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Our mission is to reverse the trend of mass incarceration in Colorado. We are a coalition of nearly 7,000 individual members and over 100 faith and community organizations who have united to stop perpetual prison expansion in Colorado through policy and sentence reform.

Our chief areas of interest include drug policy reform, women in prison, racial injustice, the impact of incarceration on children and families, the problems associated with re-entry and stopping the practice of using private prisons in our state.

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Tuesday, October 27, 2009

CSP II Will Not Open In 2010

Pueblo Chieftain
CANON CITY - Because of budgetary concerns, Colorado State Penitentiary II will not open next July as initially planned, and at least one legislator thinks the prison should be sold.

Construction of the $162 million administrative-maximum-security prison at the East Canon Prison Complex is 80 percent complete and, so far, under budget, said Katherine Sanguinetti, Department of Corrections spokeswoman. The problem is finding the funds to staff it.

The initial plan was to open it in July 2010, but "it will not open in July or during the next fiscal year," due to budget concerns, said Sanguinetti.

Rep. Glenn Vaad, R-Weld County, will run a bill in the upcoming legislative session that proposes to sell the prison, perhaps to a private prison company. That suggestion has been met with a lukewarm response from corrections and elected officials.

"We will let the legislative process take its course," Sanguinetti said. There long has been a need for additional administrative-maximum-security beds as the state's only such lock up - Colorado State Penitentiary - has filled every one of its 756 beds, and the male inmate population historically continues to grow. The new top security prison was approved by the legislature and then Gov. Bill Owens in 2003 at a cost of $102 million, but a lawsuit delayed the construction, driving up the price.

The construction of the prison was funded by certificates of participation, but the state cannot afford to pay the nearly 500 workers it will take to staff the prison, which will house 967 high-risk classification inmates.

"There are operational issues we will have to deal with (until the empty prison building opens) - mainly physical plant and routine maintenance issues," Sanguinetti said.

Although the prison may not be able to open right away, and probably won't have a lot of buyers lining up to plunk down that kind of cash if the legislature does decide to sell it, the DOC usually finds a way to make use of its empty buildings.

Through Colorado Correctional Industries, the Colorado Women's Prison in Canon City, which closed in June, is seeing new use.

"We are moving some offices into Colorado Women's and Correctional Industries is using it for training classes for some Mexican corrections officials. They are training and learning from us and staying in a dorm at the prison and they also are getting breakfast, dinner and a box lunch there," Sanguinetti said. "This department is not wasteful."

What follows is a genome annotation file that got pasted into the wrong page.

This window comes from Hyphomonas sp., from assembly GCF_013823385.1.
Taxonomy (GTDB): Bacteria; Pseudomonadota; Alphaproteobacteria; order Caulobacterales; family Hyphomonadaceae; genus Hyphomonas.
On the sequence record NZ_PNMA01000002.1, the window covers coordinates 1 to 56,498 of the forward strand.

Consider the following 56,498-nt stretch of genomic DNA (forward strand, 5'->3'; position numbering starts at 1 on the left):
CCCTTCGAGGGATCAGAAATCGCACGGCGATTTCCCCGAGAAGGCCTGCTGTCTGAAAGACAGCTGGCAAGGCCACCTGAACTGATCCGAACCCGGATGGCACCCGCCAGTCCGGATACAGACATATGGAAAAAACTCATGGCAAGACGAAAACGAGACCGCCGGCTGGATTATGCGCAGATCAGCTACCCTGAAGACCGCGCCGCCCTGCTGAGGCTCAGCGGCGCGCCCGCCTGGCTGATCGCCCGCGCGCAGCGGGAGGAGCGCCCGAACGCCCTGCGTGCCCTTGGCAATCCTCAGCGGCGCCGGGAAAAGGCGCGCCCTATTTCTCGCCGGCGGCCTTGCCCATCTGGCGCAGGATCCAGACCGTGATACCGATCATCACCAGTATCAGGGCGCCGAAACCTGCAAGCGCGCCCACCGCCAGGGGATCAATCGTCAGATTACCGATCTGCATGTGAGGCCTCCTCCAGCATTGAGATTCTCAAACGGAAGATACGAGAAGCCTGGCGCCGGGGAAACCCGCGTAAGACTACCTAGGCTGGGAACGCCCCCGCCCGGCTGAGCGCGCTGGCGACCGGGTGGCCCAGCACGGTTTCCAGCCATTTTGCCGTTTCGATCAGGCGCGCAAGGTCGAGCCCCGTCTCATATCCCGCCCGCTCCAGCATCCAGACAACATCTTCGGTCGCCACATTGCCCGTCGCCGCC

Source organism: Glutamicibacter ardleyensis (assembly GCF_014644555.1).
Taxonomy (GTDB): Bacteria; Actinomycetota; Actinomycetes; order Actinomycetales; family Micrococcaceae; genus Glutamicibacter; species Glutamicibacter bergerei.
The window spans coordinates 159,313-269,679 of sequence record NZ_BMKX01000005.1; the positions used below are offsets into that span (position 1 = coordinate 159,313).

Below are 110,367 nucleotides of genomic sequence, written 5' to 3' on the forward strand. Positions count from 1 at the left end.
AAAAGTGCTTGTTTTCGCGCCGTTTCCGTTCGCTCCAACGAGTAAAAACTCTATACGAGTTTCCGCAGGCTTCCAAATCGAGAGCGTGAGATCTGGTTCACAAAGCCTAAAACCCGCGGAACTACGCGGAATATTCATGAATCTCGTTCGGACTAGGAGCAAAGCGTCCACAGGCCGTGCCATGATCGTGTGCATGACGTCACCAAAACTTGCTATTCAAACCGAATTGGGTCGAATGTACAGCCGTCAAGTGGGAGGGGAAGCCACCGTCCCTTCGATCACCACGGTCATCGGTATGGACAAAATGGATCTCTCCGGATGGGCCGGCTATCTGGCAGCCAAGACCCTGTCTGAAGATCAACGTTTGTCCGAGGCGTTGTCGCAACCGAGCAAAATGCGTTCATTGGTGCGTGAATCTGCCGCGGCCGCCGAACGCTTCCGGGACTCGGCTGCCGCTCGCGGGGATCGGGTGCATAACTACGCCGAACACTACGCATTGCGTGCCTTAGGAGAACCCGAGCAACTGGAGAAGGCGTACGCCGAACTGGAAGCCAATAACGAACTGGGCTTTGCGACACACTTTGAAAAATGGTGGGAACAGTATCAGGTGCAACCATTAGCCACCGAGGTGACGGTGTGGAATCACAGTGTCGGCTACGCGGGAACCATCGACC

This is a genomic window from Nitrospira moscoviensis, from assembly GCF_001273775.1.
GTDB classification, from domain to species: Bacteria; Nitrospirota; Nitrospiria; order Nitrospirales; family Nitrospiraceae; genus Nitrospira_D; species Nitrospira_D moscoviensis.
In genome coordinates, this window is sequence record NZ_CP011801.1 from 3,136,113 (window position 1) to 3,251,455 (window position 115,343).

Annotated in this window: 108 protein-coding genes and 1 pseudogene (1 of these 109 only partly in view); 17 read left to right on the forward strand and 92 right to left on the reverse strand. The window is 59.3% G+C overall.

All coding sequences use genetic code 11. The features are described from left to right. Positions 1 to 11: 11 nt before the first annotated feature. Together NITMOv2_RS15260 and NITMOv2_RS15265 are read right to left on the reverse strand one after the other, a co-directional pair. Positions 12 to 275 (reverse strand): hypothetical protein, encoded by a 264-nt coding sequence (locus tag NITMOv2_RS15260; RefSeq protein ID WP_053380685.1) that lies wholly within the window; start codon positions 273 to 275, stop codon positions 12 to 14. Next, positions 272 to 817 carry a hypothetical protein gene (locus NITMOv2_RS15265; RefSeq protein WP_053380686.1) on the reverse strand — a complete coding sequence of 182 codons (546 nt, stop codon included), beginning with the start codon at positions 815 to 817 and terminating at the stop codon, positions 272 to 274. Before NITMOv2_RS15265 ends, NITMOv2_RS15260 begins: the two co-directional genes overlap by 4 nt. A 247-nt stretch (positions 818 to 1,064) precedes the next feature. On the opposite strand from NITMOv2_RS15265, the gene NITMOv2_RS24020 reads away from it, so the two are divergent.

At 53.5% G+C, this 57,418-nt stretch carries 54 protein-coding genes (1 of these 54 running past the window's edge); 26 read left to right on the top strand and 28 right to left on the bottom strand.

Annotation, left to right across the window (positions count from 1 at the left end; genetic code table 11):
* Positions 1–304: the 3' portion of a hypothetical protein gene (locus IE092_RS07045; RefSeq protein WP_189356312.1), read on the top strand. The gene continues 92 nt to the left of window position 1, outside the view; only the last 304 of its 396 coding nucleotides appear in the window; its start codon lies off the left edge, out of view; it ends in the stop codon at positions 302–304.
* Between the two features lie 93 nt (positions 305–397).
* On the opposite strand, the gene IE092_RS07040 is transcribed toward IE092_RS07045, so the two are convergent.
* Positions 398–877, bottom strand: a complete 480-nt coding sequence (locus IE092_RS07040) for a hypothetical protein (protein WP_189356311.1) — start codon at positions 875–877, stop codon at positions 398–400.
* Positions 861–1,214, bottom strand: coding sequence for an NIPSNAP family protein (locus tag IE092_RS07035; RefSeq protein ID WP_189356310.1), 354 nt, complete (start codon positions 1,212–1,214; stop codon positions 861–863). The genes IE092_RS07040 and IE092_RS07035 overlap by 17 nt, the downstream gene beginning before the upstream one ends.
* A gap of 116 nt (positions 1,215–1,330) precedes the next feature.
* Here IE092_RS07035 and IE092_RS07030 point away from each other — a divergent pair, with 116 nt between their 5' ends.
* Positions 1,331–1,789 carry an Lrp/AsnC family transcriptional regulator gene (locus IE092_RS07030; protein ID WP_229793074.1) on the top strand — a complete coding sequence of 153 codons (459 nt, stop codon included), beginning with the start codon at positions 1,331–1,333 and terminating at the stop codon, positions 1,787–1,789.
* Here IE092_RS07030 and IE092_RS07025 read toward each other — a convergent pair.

3 comments:

Anonymous said...

A very interesting article. Sanguinetti says it takes 500 employees run CSPII?? Wow, to guard 700 some inmates??
My question is, how many High risk classification inmates does Colorado have?? If there currently locked up in the old 500 some bed prison what on earth do you need 7oo more and 500 more employee's?
Also why is Colorado training Mexican corrections people??We all thought the Canon Womens prison closed to save money?
Under what statute of state law is the DOC authorized to be doing this?? I have said it before and i'll say it again, the DOC needs to take on a new direction, under new leadership who will actually do rehabilitation and actually release people, no more double jeopardy and get the prison population back to a sane level.
Those from foreign countrys who are here illegally need to be all sent home.djw

Barney said...

What are we doing paying to house and feed Mexican trainees? Do we provide room and board for Anglo/American prison employees?

Anonymous said...

Quote final paragraph: "We are moving some offices into Colorado Women's and Correctional Industries is using it for training classes for some Mexican corrections officials. They are training and learning from us and staying in a dorm at the prison and they also are getting breakfast, dinner and a box lunch there," Sanguinetti said. "This department is not wasteful."

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Okay. Sanquinetti let the lions cage loose on this one. Why does she make it a point to prioritize Mexicans to corrections occupations? Why are *Mexicans* staying in the dorm and receiving "training and learning" from CDOC? Is something going on politically that 'justifies' elevating Mexicans in CDOC positions?

I ask: Who caught onto this one? It should be very alarming to everyone. No matter what CDOC says to condone these actions (excuses), it can not be believed. Some Mexican judge(s) perhaps? Mexican sheriff(s); DA's? Why is the CDOC attempting to find favor among Hispanics? I will remain highly vigilant of this course of action on the part of CDOC. You, the reader, should also. I suspect Suthers (Republican) is rubbing his hands together in greed.

To present such a statement of blatant favoritism (questionable too), is an insult to the intelligence of those of us who know the machinations of the Colorado Department of Corrections. This includes all astute Hispanics.